12 December 2012

Nigeria: Towards Efficient E-Payment in Nigeria

Experts have a common agreement, that Nigeria needs a strategic agenda to fast track the country's move towards an efficient electronic payment system.

Such agenda must incorporate a programme of incentives for electronic payment usage, balancing of cooperation with competition and massive education and enlightenment.

They also want expansion of service offerings on electronic payment channels especially Point of Sale (PoS) terminals; a business approach to electronic payment; and full adoption of electronic payment by the government.

At the recently concluded second annual conference of the Committee of e-Banking Industry Heads (CeBIH) in Calabar, Cross River State, experts such as Division President, Sub-Saharan Africa, Mastercard Worldwide, Daniel Monehin; Deputy Director, Banking and Payment System, Central Bank of Nigeria, Mr. Emmanuel Obaigbona; and Managing Director, Nigeria Interbank Settlement System, Mr. Ade Shonubi, agreed that Nigeria needs an efficient e-payment system.

Speaking on the theme of the conference, "Developing a market structure that works: Challenges and Prospects for the Nigerian Payment System", Obaigbona and Shonubi said while there are still a lot of challenges in the quest to move the country from cash to electronic payment, there have been significant achievements especially in the deployment of electronic payment channels like ATMs, Internet, PoS and electronic money transfer.

They observed that the improvement made was the product of collaboration among stakeholders, and that there is need to consolidate on this.

Shonubi stated: "Developing a Nigeria payments system that works requires unbiased regulation and oversight over the financial system practitioners by the regulatory authorities and collaboration between major stakeholders in the e-payment value chain."

Obaigbona on his part said: "The cashless policy was primarily aimed at enthroning electronic payment and we are making progress but we need ideas from this group. We are supposed to come together because CBN encourages collaboration.

"We need to hear from you. You are the experts on electronic payment. It is from your own perspectives that a lot of things happen. You tell us your own views, we look at them and we invite you to discuss and we would be able to come up with something for the industry."

Chairman of CeBIH, Chuma Ezirim, said while collaboration is needed to set standards and build infrastructure to reduce cost for the industry, there is however need to balance cooperation with competition.

"Centrally-agreed common features can sometimes hamper product and/or service differentiation and innovation at the individual service provider level. A key question is what factors the authorities and key stakeholders should consider in balancing cooperation and competition in retail payment systems," he said.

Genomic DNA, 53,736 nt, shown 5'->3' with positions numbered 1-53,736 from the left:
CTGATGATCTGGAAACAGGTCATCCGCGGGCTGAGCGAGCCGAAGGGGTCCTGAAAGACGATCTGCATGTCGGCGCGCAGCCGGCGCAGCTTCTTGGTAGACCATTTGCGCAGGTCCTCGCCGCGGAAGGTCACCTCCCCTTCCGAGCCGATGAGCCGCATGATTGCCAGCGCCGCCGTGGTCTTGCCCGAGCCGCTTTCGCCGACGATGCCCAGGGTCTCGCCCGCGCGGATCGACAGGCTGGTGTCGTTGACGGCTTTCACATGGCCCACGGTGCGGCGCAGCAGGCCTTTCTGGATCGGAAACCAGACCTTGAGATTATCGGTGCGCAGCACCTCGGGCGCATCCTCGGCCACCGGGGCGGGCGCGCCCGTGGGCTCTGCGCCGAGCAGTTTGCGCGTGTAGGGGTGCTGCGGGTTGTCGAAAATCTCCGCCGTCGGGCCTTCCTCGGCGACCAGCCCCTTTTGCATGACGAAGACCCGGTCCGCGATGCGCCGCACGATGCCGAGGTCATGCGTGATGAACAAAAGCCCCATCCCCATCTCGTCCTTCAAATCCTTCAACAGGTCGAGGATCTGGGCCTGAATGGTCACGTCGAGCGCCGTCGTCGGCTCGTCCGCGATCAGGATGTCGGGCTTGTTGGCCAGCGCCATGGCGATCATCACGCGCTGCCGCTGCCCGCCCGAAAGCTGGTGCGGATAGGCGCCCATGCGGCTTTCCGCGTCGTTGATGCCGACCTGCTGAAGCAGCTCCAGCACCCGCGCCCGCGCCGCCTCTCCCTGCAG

He noted that while it is the responsibility of central banks to provide oversight and regulatory functions to deal with conflicts of interest and balance cooperation and competition in order to achieve optimal availability and affordability of payment instruments, "the CBN however should not unduly interfere in the provision of electronic payment access services in the country, which is an area that gives banks the opportunity to compete for product/service differentiation and innovation."

Daniel Monehin of Mastercard suggested the need to facilitate acceptance of electronic payment channels, especially PoS.

He called for a programme of incentives that will compel cardholders and merchants to accept PoS.

He said: "In my experience in markets like South Korea, what was used there was a dual approach. What I see mostly in Nigeria is a single approach.

"In Nigeria, we see the stick, we see the penalties, we see the charges, but we don't see the carrot; like telling people, if you embrace electronic payment, here is the pat you will get on your back.

"The picture of merchants that keep PoS under the table will be very uncommon if you have programmes in place that motivate that merchant to record a sizable portion of his revenue on that terminal. Such that it would be like the developed markets, whereby as you are opening your business you will get your PoS connected because that is your gateway to your revenue."

He, however, noted that government's active participation is critical to the enthronement of electronic payment irrespective of the model adopted by operators and regulators.

He said: "I am yet to see any government across the world that made bold moves in payment like the Nigerian government. The only difference is they are directing everybody to do it but they are not doing it."

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